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Starting a Minimalist Wardrobe for Your Kids

Kids seem to outgrow everything. Toys, stuffed animals and, of course, clothes can all seem a little too old or small for children as they grow up.

Clothes can be especially difficult to deal with because they tend to pile up, require weekly cleanings and end up being too small before they get much use out of them.

One way to deal with this is to create a minimalist wardrobe for your children. Paring down what they own—and what you’ll buy—to what can fit in a suitcase can save both you and your children time when it comes to determining what they’ll wear each day. It should also save you money, make getting dressed simpler, leave less clutter in your home and cut down on the amount of trips to the laundry room each week.

Here are some tips for creating a minimalist wardrobe for your children:

What Do They Really Need?
Make a list of the clothes your kids need. This can change by season, but can include pajamas, pants, shorts, shirts, sweatshirts, jacket, shoes, underwear and socks.

How much of a certain type of clothing your child owns is ultimately up to you, but it should be enough to get them through four days before having to do laundry. If you don’t mind washing clothes more often, you can limit it to three days of clothes, or extend out to seven if you want to do laundry once a week.

As you begin to pare down your child’s wardrobe, be sure to keep a handful of their favorite pieces of clothing. You want them to feel that they’re a part of this process.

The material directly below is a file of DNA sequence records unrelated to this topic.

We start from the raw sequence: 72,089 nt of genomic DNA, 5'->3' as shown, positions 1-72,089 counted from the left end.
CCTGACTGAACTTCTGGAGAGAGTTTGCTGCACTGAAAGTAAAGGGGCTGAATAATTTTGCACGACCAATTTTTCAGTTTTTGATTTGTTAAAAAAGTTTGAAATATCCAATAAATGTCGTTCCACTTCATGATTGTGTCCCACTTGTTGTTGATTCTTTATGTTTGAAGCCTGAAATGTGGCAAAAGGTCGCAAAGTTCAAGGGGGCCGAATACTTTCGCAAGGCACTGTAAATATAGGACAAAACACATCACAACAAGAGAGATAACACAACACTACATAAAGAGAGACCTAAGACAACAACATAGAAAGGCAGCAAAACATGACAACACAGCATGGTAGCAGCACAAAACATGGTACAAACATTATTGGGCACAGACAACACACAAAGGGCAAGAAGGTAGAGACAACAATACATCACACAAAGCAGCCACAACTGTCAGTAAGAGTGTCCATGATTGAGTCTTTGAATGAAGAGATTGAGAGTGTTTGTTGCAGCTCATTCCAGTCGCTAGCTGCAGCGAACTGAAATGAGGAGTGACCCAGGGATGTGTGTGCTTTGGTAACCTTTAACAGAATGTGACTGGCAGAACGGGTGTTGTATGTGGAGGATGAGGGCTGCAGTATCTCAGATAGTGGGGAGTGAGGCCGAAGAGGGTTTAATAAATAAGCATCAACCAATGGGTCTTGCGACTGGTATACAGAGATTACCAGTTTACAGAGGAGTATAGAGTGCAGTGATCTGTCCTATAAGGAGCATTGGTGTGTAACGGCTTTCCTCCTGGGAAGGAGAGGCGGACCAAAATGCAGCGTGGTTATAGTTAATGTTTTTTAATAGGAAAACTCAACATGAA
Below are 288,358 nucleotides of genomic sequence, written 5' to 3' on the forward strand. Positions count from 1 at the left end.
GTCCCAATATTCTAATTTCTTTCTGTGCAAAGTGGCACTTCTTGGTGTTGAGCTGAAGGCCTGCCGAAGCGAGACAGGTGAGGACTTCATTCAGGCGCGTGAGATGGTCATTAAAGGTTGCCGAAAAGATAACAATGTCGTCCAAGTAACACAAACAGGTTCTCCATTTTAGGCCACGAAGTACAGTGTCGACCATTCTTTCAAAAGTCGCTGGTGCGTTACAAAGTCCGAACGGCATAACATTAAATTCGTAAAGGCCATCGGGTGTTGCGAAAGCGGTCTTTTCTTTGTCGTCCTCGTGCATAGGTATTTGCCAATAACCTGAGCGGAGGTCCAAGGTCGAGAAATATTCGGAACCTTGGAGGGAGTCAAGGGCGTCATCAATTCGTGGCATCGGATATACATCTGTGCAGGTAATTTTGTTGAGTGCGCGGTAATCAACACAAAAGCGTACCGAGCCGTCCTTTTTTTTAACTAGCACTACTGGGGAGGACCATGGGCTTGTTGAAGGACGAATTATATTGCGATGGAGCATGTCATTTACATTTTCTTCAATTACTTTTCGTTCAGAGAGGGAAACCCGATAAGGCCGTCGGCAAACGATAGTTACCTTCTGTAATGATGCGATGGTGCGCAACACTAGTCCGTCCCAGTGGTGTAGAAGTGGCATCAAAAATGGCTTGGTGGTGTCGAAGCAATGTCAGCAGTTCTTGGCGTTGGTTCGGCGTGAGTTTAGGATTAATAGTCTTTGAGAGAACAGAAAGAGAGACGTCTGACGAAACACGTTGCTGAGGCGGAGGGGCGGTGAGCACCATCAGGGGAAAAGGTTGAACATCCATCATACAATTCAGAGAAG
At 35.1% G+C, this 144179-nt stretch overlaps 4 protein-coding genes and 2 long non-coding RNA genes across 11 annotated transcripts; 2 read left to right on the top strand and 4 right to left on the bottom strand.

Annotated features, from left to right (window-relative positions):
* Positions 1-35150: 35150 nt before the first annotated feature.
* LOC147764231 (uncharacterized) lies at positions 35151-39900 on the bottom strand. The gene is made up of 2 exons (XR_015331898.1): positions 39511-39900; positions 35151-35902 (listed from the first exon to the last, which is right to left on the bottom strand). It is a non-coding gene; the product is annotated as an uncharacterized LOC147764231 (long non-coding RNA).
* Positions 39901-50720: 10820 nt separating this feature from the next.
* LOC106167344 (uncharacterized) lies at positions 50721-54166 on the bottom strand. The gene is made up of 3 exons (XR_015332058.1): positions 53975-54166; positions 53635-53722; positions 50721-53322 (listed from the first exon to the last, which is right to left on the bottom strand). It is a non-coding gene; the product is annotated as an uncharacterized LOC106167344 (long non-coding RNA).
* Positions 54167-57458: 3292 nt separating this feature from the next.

Create Outfits
As much as possible, each piece of clothing should work with everything else. Try to choose clothing without graphics, slogans, sequins or anything else other than a simple pattern.

Colors should be basic and bright, making it easy to shop for coordinated pieces by color. Choose a palette and stick to it—but not white, which stains easily. Most of the shirts, for example, should be able to be worn with most of the pants.

When buying clothes, it can pay off in the long run to buy higher-quality items than what you may have bought in the past. Remember, you’re buying fewer items, and higher-quality ones should last longer. Washing them more often may cut down their lifetime a little more, but not as much as it would cheaper clothing.

Keep the Extras for a Bit
Don’t pack up all of the extra clothes for donation just yet. Stash them in a bag in another room for at least a month so you can see how well the minimalist wardrobe is working.

You may need the extra clothes to fill gaps in the new wardrobe or to replace clothes that end up not working for any number of reasons.